There are no certainties.  I fumble around a lot.  I try to make things.  I try to write little things.  I try to supply my son with a quality home education.   I'm learning not to be so terribly hard on myself for failing to be a professional somebody.  Because professional somebodies don't have what I have.

They don't have you.

In order to understand flight, the scientific explanation of Bernoulli's principle is somewhat helpful:

Bernoulli's principle can be used to calculate the lift force on an airfoil if the behaviour of the fluid flow in the vicinity of the foil is known. For example, if the air flowing past the top surface of an aircraft wing is moving faster than the air flowing past the bottom surface, then Bernoulli's principle implies that the pressure on the surfaces of the wing will be lower above than below. This pressure difference results in an upwards lift force.[nb 1][22] Whenever the distribution of speed past the top and bottom surfaces of a wing is known, the lift forces can be calculated (to a good approximation) using Bernoulli's equations[23] – established by Bernoulli over a century before the first man-made wings were used for the purpose of flight. Bernoulli's principle does not explain why the air flows faster past the top of the wing and slower past the underside. To understand why, it is helpful to understand circulation, the Kutta condition, and the Kutta–Joukowski theorem.

This year, my blogging friends have been my lift force.  You have the biggest hearts and continually bless me with your presence here.  Thank you so much for helping me to remember what it feels like to fly again.  Today my wish is for you all to have a blessed, peace filled and beautiful Christmas...full of the love that you so generously send out into the world.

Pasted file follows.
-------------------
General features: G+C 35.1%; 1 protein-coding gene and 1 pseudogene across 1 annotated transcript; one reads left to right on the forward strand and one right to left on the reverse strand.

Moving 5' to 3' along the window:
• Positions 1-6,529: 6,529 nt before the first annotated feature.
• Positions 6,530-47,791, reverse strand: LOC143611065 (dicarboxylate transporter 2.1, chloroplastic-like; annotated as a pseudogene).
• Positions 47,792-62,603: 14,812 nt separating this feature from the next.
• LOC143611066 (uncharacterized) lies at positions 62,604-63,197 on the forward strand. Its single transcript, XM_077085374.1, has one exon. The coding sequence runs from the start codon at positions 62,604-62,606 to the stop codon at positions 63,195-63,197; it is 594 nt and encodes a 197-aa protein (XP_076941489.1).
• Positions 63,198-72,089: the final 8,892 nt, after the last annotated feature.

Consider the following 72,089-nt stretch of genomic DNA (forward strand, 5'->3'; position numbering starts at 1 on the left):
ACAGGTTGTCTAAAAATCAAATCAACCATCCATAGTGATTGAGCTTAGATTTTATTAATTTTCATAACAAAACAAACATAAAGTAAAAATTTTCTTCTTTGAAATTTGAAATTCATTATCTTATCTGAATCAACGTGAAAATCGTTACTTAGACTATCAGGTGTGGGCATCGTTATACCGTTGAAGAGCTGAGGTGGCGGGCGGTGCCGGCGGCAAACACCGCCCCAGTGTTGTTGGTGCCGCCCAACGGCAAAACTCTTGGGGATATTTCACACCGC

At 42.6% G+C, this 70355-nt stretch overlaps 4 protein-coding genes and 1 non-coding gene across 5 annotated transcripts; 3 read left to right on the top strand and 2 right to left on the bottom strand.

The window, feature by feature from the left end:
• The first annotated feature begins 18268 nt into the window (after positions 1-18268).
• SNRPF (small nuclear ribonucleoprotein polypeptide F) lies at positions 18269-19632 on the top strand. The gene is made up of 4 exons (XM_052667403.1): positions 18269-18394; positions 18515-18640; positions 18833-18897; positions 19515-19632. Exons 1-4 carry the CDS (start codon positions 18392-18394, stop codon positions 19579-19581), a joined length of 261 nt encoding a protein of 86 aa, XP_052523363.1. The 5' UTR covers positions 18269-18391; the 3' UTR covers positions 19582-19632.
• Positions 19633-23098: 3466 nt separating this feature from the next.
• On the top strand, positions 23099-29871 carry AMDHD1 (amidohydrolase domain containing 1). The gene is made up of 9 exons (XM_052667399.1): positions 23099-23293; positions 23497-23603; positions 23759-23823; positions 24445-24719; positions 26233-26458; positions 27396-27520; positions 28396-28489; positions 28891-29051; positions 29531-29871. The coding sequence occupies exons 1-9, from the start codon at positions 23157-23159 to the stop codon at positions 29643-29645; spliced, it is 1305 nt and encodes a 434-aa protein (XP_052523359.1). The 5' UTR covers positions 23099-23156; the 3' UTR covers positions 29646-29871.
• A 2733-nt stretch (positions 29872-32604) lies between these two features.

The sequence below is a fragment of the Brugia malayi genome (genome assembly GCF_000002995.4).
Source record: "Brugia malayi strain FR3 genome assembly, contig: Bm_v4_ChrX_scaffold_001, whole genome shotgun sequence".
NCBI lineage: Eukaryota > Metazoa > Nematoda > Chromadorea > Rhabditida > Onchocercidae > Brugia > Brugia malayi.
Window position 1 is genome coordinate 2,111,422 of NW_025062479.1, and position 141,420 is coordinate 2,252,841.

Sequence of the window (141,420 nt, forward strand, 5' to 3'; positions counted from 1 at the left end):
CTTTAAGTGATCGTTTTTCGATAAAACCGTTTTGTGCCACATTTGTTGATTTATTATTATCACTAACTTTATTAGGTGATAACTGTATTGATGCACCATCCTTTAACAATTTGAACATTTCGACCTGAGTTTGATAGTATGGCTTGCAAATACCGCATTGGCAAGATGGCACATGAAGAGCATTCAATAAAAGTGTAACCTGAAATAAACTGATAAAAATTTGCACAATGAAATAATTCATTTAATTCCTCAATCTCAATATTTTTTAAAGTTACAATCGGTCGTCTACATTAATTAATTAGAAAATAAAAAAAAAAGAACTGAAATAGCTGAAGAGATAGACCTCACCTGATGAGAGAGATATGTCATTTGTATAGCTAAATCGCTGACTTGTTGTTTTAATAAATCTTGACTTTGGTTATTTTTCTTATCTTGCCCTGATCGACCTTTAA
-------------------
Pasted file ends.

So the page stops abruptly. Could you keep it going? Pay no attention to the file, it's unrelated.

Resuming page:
Love,
Jenny

Tuesday, December 13, 2011

Jenny's NOW list for getting the heck out and doing something crazy.

P.S.  Remember my self made stereotype? The one where I am a homebody who loves the comfort of safe activities?  This week I put some thought into breaking that mold and made my NOW list.  Despite never seeing The Amazing Race, I was inspired by Phil Keogan's book No Opportunity Wasted.  So the structure of the list is based on Keogan's structure.

For those of you who are familiar with my irrational fear of  Black Bears and hiking in wilderness areas where they are plentiful, you'll know how difficult it was for me to commit to the first entry:

1.  Face your fear:   Embark on a back country hiking trip where Black Bears are known to roam.
(I need to eradicate my phobia that was developed over the course of a five day hike in the Shenandoah where we encountered 17 bears, their den, and even a mother with a cub while on the way to the outhouse). More on that story here and here .

2.  Get Lost:  I was lost on the streets of Paris when I was sixteen, a situation that ended well because of faith.  I don't enjoy being lost; in fact I have experienced severe anxiety attacks in situations of disorientation.  To actively pursue the feeling of "lost" makes me weak.  So for this exercise, I'm going to need a plan and an idea...I'm completely lost on this one!  If you're interested in my Paris experience, click here to read my memoir in post it notes.